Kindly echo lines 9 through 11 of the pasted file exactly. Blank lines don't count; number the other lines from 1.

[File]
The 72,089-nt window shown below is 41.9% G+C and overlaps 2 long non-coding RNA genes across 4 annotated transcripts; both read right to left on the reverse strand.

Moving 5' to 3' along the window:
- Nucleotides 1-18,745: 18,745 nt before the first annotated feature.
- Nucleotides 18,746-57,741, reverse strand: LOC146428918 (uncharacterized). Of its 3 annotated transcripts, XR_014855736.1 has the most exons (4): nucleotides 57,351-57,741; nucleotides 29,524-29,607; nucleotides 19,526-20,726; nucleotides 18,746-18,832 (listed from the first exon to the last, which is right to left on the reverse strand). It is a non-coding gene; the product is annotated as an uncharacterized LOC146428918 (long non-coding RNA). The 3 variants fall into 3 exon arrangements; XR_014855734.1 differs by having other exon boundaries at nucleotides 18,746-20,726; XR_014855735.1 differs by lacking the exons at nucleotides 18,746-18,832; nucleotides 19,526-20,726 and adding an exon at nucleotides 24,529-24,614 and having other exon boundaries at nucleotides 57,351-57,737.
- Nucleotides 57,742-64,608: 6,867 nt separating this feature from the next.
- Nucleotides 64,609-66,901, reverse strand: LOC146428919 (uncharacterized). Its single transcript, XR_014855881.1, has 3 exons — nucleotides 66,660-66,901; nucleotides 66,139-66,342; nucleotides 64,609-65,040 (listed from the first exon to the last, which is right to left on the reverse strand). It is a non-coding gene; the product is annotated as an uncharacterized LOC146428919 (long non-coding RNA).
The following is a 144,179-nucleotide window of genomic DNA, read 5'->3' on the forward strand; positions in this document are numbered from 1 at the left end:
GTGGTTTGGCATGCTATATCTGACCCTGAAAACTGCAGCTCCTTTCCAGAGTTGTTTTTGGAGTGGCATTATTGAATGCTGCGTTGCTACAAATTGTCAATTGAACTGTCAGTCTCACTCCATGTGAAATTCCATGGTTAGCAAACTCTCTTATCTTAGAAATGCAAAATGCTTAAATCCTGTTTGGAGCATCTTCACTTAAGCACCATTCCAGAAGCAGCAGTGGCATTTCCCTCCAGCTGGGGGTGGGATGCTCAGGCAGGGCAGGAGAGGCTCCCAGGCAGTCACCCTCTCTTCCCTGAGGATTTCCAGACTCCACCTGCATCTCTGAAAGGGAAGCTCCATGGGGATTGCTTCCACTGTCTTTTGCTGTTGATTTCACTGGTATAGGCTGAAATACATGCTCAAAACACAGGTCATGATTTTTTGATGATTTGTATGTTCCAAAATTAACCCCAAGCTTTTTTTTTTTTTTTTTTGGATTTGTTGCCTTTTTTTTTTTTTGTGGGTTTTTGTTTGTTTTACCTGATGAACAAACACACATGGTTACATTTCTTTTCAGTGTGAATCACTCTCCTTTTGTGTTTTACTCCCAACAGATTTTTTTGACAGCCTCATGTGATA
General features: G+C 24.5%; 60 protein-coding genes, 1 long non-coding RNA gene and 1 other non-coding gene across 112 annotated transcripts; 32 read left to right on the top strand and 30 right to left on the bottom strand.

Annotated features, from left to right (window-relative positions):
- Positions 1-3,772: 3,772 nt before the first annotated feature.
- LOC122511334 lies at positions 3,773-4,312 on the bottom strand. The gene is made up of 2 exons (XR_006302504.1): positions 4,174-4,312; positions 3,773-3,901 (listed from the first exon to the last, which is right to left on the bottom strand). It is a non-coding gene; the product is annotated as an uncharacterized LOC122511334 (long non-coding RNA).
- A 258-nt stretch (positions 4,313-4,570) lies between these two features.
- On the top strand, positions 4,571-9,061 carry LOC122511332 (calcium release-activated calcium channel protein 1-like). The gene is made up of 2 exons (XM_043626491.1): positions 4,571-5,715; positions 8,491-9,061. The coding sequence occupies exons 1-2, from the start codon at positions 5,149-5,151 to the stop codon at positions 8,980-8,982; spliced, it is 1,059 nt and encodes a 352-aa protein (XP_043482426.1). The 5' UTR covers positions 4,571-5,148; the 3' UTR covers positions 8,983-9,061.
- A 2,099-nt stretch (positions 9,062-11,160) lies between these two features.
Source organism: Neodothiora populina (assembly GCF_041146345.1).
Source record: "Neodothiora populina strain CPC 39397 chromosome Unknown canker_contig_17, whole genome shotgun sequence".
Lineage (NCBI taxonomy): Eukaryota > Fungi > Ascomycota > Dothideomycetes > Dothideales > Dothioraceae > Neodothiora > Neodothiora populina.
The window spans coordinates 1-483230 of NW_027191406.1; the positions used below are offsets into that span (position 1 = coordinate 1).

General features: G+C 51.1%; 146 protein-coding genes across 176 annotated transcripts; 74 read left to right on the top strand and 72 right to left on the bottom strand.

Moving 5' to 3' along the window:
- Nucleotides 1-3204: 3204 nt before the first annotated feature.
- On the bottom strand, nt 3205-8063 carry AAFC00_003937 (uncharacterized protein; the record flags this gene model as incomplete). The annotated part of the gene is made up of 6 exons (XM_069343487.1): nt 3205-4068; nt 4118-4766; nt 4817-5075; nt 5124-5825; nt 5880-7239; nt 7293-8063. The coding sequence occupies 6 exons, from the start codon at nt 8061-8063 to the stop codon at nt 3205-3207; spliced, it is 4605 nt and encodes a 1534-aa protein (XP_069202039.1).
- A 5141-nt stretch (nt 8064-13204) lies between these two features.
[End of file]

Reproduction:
General features: G+C 24.5%; 60 protein-coding genes, 1 long non-coding RNA gene and 1 other non-coding gene across 112 annotated transcripts; 32 read left to right on the top strand and 30 right to left on the bottom strand.

Annotated features, from left to right (window-relative positions):
- Positions 1-3,772: 3,772 nt before the first annotated feature.